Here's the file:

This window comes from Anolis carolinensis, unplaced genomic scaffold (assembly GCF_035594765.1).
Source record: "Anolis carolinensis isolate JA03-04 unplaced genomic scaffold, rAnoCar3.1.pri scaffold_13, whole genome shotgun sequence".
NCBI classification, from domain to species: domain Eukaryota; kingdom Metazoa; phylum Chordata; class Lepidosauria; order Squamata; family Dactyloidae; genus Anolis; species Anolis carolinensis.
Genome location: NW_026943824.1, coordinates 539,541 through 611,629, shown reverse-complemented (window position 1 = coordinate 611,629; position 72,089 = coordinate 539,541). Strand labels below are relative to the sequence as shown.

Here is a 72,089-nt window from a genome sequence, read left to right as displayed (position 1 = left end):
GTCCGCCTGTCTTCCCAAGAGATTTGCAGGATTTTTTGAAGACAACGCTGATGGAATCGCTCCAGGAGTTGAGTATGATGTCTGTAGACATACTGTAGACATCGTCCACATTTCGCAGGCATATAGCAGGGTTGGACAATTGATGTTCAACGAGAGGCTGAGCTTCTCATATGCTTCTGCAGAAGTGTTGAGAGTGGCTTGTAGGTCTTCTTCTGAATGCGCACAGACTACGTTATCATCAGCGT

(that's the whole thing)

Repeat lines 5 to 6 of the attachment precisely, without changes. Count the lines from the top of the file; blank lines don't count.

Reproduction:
Here is a 72,089-nt window from a genome sequence, read left to right as displayed (position 1 = left end):
GTCCGCCTGTCTTCCCAAGAGATTTGCAGGATTTTTTGAAGACAACGCTGATGGAATCGCTCCAGGAGTTGAGTATGATGTCTGTAGACATACTGTAGACATCGTCCACATTTCGCAGGCATATAGCAGGGTTGGACAATTGATGTTCAACGAGAGGCTGAGCTTCTCATATGCTTCTGCAGAAGTGTTGAGAGTGGCTTGTAGGTCTTCTTCTGAATGCGCACAGACTACGTTATCATCAGCGT